7 Women-Led Startups in Robotics to Watch

7 Women-Led Startups in Robotics to Watch

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I’m really looking forward to attending the Women Startup Challenge at Google in NYC on February 15, 2017 (stay tuned to get tickets!). I’m one of the sponsors for the challenge because, folks, this is an important issue to me. I’m a big supporter of women in tech and I’m excited to hear from the innovative startups  that have made it to the final round of the Challenge.

Not sure if you know, but only 7% of all investor money in the US goes to women-led startups and that’s not acceptable. This is why we need to highlight women-led ventures in tech, across all tech sectors, including VR, AI and AR.

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Below is a list of startups led by women who are breaking ground in the field of robotics. Be sure to check them out:

2Mar Robotics

Founded by Marita Cheng, 2Mar Robotics is focused on building visually appealing robots that help people in their everyday lives. The company’s first product is Teleport, a telepresence robot aimed at reducing people’s need to travel, provides a low-cost alternative. The product has helped kids with cancer attend school, allows people with a disability to work and helps in monitoring, and socializing with the elderly. The startup is based in Melbourne, Australia, and hopes to make robots accessible to everyone.

ArcBotics

ArcBotics was founded by Connie Hu and Joe Schlesinger. They are an educational robotics company that designs robots that teach both children and adults how to think critically, problem solve, and introduces people to all the elements of STEM. They launched their first product, Hexy the Hexapod, on Kickstarter in 2012. Due to the overwhelming support from their first product launch, Hu and Schlesinger promptly quit their jobs and founded ArcBotics. Their latest product, Sparki, is a bot geared towards children and is currently used in more than 2000 schools.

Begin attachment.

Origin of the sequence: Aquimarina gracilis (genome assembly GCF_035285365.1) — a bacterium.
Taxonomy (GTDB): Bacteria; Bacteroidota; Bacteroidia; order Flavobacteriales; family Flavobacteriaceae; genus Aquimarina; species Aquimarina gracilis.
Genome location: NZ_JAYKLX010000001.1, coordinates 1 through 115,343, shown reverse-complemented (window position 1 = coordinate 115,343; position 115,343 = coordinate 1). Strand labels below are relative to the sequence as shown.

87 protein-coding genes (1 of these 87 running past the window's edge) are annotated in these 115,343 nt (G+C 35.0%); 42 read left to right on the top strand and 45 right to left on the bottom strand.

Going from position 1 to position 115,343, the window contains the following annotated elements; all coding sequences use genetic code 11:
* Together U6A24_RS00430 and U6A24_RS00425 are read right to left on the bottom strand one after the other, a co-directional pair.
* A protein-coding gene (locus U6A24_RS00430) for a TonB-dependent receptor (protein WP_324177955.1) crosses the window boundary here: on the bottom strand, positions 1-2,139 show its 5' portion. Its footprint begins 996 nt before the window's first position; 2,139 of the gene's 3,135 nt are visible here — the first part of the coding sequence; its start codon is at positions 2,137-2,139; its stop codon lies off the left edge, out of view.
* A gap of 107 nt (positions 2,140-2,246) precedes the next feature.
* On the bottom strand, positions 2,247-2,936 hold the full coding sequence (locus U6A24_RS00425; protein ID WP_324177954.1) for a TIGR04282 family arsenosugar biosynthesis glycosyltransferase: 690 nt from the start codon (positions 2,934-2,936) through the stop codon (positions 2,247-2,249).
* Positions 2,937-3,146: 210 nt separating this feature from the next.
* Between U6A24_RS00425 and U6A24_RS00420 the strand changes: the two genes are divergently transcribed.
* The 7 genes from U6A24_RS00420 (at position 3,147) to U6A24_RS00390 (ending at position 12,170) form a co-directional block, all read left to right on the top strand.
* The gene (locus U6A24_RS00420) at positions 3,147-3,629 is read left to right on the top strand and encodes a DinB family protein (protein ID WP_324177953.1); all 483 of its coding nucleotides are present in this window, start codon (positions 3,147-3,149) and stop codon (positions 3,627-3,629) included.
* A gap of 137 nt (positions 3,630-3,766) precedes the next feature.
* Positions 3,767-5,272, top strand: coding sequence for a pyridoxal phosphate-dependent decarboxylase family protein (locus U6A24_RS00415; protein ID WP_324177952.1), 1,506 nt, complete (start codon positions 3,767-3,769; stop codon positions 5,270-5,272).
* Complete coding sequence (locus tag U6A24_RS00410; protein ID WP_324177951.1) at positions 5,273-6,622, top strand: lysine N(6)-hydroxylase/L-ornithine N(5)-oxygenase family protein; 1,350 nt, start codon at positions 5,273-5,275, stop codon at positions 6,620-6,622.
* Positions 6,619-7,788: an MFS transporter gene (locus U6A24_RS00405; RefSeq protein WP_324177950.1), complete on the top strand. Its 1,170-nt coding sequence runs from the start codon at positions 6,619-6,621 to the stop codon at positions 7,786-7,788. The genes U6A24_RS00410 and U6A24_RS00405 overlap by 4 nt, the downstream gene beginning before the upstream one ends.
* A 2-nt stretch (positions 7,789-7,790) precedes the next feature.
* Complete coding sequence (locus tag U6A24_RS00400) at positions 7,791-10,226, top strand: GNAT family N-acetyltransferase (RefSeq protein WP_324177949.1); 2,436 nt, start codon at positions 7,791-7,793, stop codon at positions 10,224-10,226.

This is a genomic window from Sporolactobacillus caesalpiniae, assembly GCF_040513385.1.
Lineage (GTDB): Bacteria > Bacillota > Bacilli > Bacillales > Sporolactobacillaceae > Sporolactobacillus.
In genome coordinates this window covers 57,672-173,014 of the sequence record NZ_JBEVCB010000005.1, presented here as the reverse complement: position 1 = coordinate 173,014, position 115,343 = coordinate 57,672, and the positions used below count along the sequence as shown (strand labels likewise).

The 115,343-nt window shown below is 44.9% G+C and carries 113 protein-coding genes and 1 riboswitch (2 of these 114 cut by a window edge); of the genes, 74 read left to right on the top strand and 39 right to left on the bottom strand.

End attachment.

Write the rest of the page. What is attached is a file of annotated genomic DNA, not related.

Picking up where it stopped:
Drive.ai

Carol Reiley is the Cofounder and President of Drive.ai, a Silicon Valley startup that is creating software for self-driving cars. The company has origins in Stanford’s Artificial Intelligence lab and uses deep learning to make self-driving cars safer.

Black Girls Code

Black Girls Code is an organization founded by Kimberly Bryant with the goal of introducing young and pre-teen girls of color to the fields of STEM. While Bryant was at college studying computer programming, she saw a lack of diversity in the classrooms and recognized this as a problem. She believes the issue revolves primarily around a lack of exposure of African American women to STEM and she is actively working to change that.

Preemadonna

Preemadonna was founded by Pree Walia and Casey Schultz. The company has developed a “Nailbot” that automatically decorates nails using a smartphone. They want to create smart products that people can use and also engage more women in STEAM.

Hease Robotics

Jade Le Maître is the CTO and Cofounder of HEASE Robotics, a startup that is developing a robot for the retail industry that uses AI to answer customers’ questions. HEASE uses telepresence, interactive sensors, and artificial intelligence to engage with people and solve problems in real time.

African Robotics Network (AFRON)

The African Robotics Network was founded by Ayorkor Korsah and Ken Goldberg. Korsah is an Assistant Professor in the Computer Science Department at Ashesi University in Ghana. AFRON promotes communication and collaboration to enhance robotics education, development and programs both in Africa and abroad.

It’s important that we keep encouraging more women to join STEM fields and support those at the forefront. If you want to join me in sponsoring the Women Startup Challenge in VR, AR & AI, you can get info here.

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